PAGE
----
As schools have now closed due to Coronavirus, Madeleine Barnes shares her top tips on how teachers can continue to help their pupils work on their grammar, punctuation and spelling at home.
There have been many changes in the development and assessment of Key Stage 2 Grammar, Punctuation and Spelling in recent years. Some of these changes include:
Greater emphasis on spelling
More variety of question type – including a wider range of questions where children need to reason and explain their understanding of grammar
A very precise mark scheme that illustrates the importance of applying their understanding of grammar to a context
Here are some top tips to support year 6 children’s learning of grammar, punctuation and spelling ready for progression to year 7.
Understanding grammatical terminology: There is a huge difference between identifying and understanding. Many children can identify a pronoun (within a sentence) but cannot explain what the function of a pronoun is. Equally some children struggle with words that can function as different word classes. For example if a child learns that ‘kitchen’ is a noun since it is a place, they will struggle when asked to identify the grammatical term of the word ‘kitchen’ when faced with a context of, ‘Mum said to put the cake on the kitchen table.’ A child who can reason within grammar and recognise that in that context the word ‘kitchen’ is functioning as an adjective as it is describing the table fully understands the function of words. However, many children rely on definitions that sometimes do not allow the children to reason. If a child has learned that a noun is something that we can touch, how will they recognise that ‘love’ is a noun in this context, ‘She gave him so much love.’ Here are some ideas to encourage reasoning:
Give children a Venn diagram (with two circles) and label each criteria Nouns and Verbs. Give children a selection of words from all word classes and ask them to sort them into the Venn – nouns in the nouns criteria, verbs in the verb criteria and words that can function as a noun and verb (walk, can, run, mess etc) will be in the middle. Any other word classes such as conjunctions, pronouns, determiners will be written around the outside. This activity promotes reasoning about how a word functions and the verbs which are sorted into the ‘verbs’ section are usually being verbs which cause children difficulties such as am, were, has, have, had etc…
When revising word classes, ask children to write a sentence using a specific word class. For example ‘write a sentence using ‘point’ as a noun’. This will encourage children to reason about language.
Create a scenario of a ‘Job Centre’ for the different word classes and challenge children to write a ‘Job Description’ for a conjunction. Model that they will need to explain what a conjunction does and does not do. This can also be repeated for ‘Punctuation’ too. I have had great success doing this verbally where children act in role as a question mark for example and explain what they can do!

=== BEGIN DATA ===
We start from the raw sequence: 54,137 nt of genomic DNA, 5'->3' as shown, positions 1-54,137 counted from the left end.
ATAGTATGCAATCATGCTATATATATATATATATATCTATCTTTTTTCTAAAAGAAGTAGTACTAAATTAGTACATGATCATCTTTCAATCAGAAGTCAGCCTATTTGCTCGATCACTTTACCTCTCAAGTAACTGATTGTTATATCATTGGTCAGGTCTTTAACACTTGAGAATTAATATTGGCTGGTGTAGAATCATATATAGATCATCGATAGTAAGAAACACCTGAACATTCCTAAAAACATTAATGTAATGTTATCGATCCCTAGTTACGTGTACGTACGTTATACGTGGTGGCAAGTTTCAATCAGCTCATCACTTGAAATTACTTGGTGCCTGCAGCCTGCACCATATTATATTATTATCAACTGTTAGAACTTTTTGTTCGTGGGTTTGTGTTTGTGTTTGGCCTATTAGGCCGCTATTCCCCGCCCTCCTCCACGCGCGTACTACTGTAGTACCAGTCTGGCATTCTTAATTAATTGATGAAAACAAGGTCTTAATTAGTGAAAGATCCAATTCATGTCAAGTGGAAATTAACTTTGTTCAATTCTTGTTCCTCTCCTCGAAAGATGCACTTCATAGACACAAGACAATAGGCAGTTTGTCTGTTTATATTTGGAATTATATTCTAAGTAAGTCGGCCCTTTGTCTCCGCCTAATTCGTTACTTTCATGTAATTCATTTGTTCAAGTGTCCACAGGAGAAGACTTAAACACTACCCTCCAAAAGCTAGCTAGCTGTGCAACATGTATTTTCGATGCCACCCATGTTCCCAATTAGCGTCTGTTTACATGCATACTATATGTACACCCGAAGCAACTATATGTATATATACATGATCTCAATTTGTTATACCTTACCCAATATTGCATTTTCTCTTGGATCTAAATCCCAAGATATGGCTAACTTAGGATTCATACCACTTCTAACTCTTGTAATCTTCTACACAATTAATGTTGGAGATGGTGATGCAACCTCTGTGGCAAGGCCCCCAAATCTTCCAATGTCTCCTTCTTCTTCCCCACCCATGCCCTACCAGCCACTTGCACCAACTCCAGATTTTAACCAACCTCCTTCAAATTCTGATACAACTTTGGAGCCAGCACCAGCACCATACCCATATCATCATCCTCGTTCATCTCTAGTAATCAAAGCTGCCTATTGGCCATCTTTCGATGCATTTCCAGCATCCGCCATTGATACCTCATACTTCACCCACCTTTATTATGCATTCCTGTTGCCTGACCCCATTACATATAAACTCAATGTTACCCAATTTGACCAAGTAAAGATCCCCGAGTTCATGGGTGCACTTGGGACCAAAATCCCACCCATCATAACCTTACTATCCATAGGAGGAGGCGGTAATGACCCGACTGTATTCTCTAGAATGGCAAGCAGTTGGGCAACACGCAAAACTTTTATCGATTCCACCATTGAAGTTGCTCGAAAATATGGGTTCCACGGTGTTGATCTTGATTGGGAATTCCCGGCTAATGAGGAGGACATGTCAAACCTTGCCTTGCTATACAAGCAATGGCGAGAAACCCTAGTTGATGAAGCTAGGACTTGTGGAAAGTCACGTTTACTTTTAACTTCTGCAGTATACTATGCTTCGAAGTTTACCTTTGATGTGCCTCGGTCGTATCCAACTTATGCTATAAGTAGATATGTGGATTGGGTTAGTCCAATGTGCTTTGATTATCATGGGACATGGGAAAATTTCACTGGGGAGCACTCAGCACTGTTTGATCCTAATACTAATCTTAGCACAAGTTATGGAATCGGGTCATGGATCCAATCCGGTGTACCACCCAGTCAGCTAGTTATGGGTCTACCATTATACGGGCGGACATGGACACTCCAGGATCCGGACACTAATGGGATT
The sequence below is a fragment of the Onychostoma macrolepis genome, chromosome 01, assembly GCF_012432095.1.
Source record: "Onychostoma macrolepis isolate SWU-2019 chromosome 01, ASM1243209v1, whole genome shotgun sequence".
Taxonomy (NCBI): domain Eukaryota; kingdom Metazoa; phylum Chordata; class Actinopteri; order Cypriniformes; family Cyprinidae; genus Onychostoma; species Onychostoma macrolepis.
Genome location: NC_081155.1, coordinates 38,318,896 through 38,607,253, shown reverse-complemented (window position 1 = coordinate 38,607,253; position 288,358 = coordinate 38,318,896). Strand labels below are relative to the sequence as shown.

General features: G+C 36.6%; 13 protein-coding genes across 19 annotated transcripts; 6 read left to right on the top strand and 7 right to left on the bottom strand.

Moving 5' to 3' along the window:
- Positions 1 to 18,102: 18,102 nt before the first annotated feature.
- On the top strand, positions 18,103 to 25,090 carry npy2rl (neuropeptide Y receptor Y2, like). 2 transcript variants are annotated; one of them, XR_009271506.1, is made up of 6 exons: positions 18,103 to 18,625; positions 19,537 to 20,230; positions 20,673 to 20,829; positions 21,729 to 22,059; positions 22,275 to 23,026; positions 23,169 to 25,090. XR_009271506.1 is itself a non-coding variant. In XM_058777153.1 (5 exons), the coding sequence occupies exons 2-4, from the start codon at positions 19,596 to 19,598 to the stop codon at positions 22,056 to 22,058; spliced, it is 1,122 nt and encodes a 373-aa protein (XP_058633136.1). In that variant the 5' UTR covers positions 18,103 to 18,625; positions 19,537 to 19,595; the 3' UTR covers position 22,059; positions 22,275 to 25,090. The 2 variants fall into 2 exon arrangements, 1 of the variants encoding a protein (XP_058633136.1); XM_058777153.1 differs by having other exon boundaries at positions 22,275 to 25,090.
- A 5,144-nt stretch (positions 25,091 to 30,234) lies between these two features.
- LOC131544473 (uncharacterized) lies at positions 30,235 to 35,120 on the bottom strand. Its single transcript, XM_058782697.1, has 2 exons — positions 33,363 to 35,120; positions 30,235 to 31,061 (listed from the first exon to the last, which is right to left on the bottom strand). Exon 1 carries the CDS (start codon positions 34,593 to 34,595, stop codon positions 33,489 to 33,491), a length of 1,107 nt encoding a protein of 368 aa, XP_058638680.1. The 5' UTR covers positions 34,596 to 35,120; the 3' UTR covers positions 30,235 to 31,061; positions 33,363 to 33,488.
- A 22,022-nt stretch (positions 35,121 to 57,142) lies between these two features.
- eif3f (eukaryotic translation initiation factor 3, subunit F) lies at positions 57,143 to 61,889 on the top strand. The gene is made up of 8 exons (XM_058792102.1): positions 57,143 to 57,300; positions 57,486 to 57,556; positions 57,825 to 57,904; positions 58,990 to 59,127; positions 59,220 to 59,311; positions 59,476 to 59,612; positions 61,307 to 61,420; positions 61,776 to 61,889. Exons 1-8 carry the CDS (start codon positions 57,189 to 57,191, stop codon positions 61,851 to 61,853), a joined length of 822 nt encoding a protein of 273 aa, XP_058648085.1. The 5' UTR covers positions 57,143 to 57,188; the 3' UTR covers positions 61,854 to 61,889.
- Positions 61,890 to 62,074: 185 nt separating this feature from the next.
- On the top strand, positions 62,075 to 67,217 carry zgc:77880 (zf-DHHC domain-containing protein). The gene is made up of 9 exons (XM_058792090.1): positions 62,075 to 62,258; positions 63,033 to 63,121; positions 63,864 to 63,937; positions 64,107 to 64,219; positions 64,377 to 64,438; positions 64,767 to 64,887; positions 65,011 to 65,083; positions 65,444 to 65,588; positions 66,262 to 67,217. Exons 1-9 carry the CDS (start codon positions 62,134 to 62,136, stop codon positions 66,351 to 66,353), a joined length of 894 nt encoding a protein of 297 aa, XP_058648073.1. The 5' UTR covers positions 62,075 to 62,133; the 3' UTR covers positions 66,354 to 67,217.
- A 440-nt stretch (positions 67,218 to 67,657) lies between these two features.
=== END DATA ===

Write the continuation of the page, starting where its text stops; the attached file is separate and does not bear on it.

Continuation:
It’s good to talk: Many children struggle with grammar, punctuation and spelling because they do not have a bank of vocabulary to draw upon. With so much to cover in the curriculum, it is sometimes difficult to make time simply to talk. However, the complexities of the English language demands that we talk about language. An example of this is asking children to write a sentence using the word ‘course/coarse’ (as a verbal instruction, children will not know which spelling we mean). So, we can expect the following:
‘My mum booked a course of yoga.’
‘We love going to the golf course.’
‘Of course, you can go to the toilet.’
‘I hope we have a two-course dinner this evening.’
‘My Grandad says horses for courses!’
‘The carpet in the library is coarse.’
In these sentences, ‘course/coarse’ all have different meanings and in some the word is functioning as a different word class. We do not have to explain each word class to the children, but we do need to discuss the different meanings of the word ‘course/coarse.’
Homophones and near homophones: As an extension of the point above, it is important that children know what homophones mean. I have worked with many children who articulate a lack of understanding for example, ‘I know there are two ways to spell stationary/ery but I only know that one means pens and pencils.’ Create a game by getting A4 card and folding it in half. On each side write a homophone for example ‘serial/cereal’ and display them. In pairs, hold up a card and ask children to write a sentence using one of the homophones ‘serial/cereal’. Explain that if they match the word you were thinking of they get the point, if not the teacher or parent/carer, if home schooling, gains the points. Ask children to share their sentences and discuss if the correct spelling has been used in the correct context – some children may write ‘breakfast serial’. Monitor which word has been used the least and display that as the one you were looking for! Use the appendix from the National Curriculum for extensive lists of homophones to play this game.
Understanding language and grammar really is the key to success.
Learn more about our Achieve Grammar, Spelling and Punctuation SATs Revision resources and order online here.
Madeleine Barnes is an experienced primary school teacher and senior leader who is currently a full-time English Advisor. She offers bespoke training to support schools locally, nationally and internationally. Madeleine still regularly teaches in the classroom and includes live-teaching sessions in most of her training. Madeleine is an established educational author, writer, blogger and series editor for a range of educational publishers (including our Achieve Grammar, Spelling and Punctuation SATs Revision series). She is a DfE QA proofer for grammar and reading.
, English and Literacy
, English and Writing
, Grammar, Spelling and Punctuation